The verdict on Perforce

At work, I’m now forced to use the Perforce version control system, since that’s what our company has standardized upon. I’ve had some bad feelings about that from the start (based on reading about it), but I’ve hold off on publicizing them so I could give Perforce a fair chance. After all, I have been wrong before ;). So now that I’ve worked with it for several months, here’s my verdict.

Speed
The Perforce slogan is Perforce, The Fast Software Configuration Management System. So they’re basically claiming that they are faster than their competitors. How does this claim hold up?

That question is not so easy to answer, since their competitors are not a homogeneous bunch. But let’s look at one category of competitors: the distributed version control systems. The most well-known of these are Git, Bazaar, and Mercurial. Interestingly, Git calls itself The fast version control system and Mercurial’s slogan is Work easier, Work faster.

Distributed version control systems work locally, meaning they don’t need a network connection. Contrast this with Perforce, that needs a network connection for everything. And I mean everything, to a ridiculous level. For instance, even the help command needs a network connection:

$ p4 help
Perforce client error:
        Connect to server failed; check $P4PORT.
        TCP connect to perforce failed.
        perforce: host unknown.

Now, obviously network access is going to slow things down a lot, so it’s difficult to see how Perforce can still beat their competitors on speed. And my experience has been very clear: it doesn’t! In fact, Perforce is very slow. Now obviously, that depends on your network bandwidth, so your mileage may vary.

But it gets worse. My primary interface to Perforce is not the command line client, but the Eclipse integration, P4WSAD. And although Perforce claims that this is the best of both worlds, my opinion is that this is a piece of crap. There, I said it. P4WSAD makes my life as a developer a hell.

Perforce makes all files read-only by default. Only once you’ve checked out a file, will it become writable. And, you’ve guessed it, that requires network access. In practice, this means that everytime I want to change some source file, I have to wait until P4SWAD checks out the file, which can take up to five seconds! This is extremely annoying, because it completely breaks my flow. And if you think one file is bad, try doing a refactoring that affects multiple files… It is reason enough for me to not ever want to work with Perforce again.

BTW, it is interesting to note that none of the aforementioned distributed version control systems appear in Perforce’s comparison with its competitors.

More connection troubles
Now if all this slowness actually bought me some nice features, that could change the story, right? Well, yes, it could. But it doesn’t.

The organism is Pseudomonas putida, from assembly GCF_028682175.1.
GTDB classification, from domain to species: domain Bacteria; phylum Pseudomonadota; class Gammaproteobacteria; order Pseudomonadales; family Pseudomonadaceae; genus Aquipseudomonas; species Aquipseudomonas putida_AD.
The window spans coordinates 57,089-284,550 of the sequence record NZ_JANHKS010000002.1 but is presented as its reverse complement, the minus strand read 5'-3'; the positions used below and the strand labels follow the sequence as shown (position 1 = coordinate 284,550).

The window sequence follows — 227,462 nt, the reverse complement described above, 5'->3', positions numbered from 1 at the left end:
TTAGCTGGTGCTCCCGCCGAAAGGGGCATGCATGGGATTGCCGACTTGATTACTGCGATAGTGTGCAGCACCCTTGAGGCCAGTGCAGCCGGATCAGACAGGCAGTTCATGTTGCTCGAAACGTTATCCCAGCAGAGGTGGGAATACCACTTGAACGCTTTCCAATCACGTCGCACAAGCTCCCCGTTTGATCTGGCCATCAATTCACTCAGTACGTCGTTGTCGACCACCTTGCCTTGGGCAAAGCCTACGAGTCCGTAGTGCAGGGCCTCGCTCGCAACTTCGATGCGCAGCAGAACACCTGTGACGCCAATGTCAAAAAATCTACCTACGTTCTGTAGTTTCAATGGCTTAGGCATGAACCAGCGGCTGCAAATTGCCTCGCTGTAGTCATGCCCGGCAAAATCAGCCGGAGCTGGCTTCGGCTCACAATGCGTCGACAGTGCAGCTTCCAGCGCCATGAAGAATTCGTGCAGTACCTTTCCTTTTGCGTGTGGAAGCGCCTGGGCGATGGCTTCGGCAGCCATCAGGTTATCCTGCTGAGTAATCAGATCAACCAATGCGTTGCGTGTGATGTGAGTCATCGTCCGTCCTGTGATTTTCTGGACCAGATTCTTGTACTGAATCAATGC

The same cause for slowness, accessing the network for everything, is also limiting what you can do.

For instance, I have a long commute in the train, so I like to work there. And guess what, I don’t have an internet connection there. Not to worry, Perforce has a workaround called offline mode. This basically means that P4WSAD will nag you for confirmation every time you try to change a file.

It also means that it looses track of which files were changed, so that when you get back online, you forget to submit some files and break the build. That has happened to me quite a few times now, because the reconcile feature is not available in P4SWAD. You need to use the Perforce Visual Client (P4V) for that. So now I need to use two tools to get my work done.

Another limitation of P4WSAD is that it will block a refactoring affecting a file that you haven’t already modified since you went offline. This means you have to hunt down all the places where, say, a method to be renamed is used, and force a “checkout” of all those places by changing something in the file. Only then can you do your refactoring. Very annoying.

Transactions
Perforce claims to support transactions, which is a must for a source code control system. We don’t want our automated build to pick up part of a set of changed files and break because of that!

Unfortunately, transactions in Perforce only work when they work. In other words, when an error occurs, it’s very well possible that Perforce will have comitted only a subset of the files in the “transaction”. This is not a really big deal, as it doesn’t happen all that often, but still.

Directories
Perforce is completely file based; it doesn’t track directories. So it’s impossible to add an empty directory to a repository, for instance. Also, when someone removes a directory, Perforce by default will leave empty directories on people’s file systems when they synchronize. There is a setting to fix that, but it’s set to the wrong value by default. I consider this only a minor flaw, but it’s annoying nonetheless.

Conclusion
Would I recommend Perforce to anybody? Not really. I think there are better alternatives out there. Free ones, mind you. So save yourself some money and check out (pun intended) Git, Mercurial, or Bazaar.